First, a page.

Building Causal Inference Models to Predict Fault Understanding and Intervene in Code Inspection Tasks
In this talk I will present the theory and results on two methodological issues that I face in my research: (1) how to build models for counterfactual thinking (with respect to the accuracy of fault understanding)? (2) how to evaluate modeling assumptions (through sensitivity analysis, choices for Bayesian priors, and instances of class imbalance)?
[Context] Software programmers can spend up to 40 percent of their time searching for the causes of software failures. To alleviate that, programmers use debugging tools and techniques to reduce the search space for software faults (bugs).
[Research Problem] However, these techniques assume ”perfect fault understanding”, which means that the programmer will always correctly identify the bug if the programmer is presented with the source code lines containing the bug. Since this is not true, programmers waste time with invalid bug fixes and, hence, lose confidence in the debugging tools.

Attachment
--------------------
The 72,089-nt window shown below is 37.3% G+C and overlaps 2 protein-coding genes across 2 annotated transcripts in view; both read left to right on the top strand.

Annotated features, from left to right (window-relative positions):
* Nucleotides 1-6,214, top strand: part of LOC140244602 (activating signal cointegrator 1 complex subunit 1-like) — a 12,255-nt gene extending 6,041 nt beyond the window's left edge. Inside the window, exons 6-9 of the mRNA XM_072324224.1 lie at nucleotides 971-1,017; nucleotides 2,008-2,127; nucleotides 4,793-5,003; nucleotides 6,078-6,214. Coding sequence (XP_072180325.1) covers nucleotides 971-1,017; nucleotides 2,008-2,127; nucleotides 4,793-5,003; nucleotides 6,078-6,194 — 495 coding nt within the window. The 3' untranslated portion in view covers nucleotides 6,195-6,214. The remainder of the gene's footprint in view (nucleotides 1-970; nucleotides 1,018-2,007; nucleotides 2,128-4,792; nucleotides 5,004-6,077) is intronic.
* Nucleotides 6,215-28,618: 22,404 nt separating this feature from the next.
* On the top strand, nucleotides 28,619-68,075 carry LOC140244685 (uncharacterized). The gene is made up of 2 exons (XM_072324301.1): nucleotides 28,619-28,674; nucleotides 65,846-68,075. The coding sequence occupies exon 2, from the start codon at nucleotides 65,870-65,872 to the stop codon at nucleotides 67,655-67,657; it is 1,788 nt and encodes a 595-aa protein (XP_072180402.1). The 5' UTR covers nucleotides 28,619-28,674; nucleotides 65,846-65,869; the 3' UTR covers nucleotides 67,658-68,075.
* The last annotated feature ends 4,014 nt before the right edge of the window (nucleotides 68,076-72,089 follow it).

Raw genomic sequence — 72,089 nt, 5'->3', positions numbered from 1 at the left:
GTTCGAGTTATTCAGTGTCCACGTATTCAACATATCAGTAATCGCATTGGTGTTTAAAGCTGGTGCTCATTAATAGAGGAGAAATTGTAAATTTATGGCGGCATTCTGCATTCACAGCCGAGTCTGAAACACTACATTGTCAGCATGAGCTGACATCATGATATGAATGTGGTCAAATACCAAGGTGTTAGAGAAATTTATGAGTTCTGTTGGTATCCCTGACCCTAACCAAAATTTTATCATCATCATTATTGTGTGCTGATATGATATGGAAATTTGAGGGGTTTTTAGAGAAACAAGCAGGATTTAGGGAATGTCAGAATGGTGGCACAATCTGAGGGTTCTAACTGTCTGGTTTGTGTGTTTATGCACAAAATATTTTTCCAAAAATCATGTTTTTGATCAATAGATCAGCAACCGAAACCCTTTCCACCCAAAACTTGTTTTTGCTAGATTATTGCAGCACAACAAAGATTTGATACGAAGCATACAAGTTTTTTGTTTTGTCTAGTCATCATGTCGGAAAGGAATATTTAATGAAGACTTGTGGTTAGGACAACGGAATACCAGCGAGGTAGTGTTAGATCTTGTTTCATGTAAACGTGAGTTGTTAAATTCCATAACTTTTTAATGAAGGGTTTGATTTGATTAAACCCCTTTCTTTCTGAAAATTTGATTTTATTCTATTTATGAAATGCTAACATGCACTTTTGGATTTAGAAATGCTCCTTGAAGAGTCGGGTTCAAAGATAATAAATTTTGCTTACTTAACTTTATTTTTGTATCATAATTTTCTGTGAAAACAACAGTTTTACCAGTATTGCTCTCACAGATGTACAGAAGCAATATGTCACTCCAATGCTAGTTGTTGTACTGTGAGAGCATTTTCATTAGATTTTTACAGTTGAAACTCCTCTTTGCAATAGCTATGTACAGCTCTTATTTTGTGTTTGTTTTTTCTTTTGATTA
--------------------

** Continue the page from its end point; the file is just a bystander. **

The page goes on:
[Approach] I study how to mitigate this problem by predicting when programmers are accurate in their identification of the software fault.
[Data] I performed two large field experiments with real bugs from popular open source software projects and more than one thousand programmers recruited on the Amazon Mechanical Turk platform. I used the data from one of these experiments to validate assumptions via a third controlled experiment with programmers recruited among industry practitioners and graduate students.
[Results] My results are promising in a sense that I could uncover a set of prediction factors based on task attributes and programmers’ profiles. These factors were combined into distinct models that can predict with different levels of precision and recall when a fault is correctly identified.
[Application of Results] I used two of these prediction models to develop a voting and sequencing algorithm that parallelizes the search for the software fault. Simulations showed that the algorithm can coordinate the work of hundreds of programmers to identify and explain different types of real software bugs. The outcomes in terms of speed and costs were competitive when compared with a single professional programme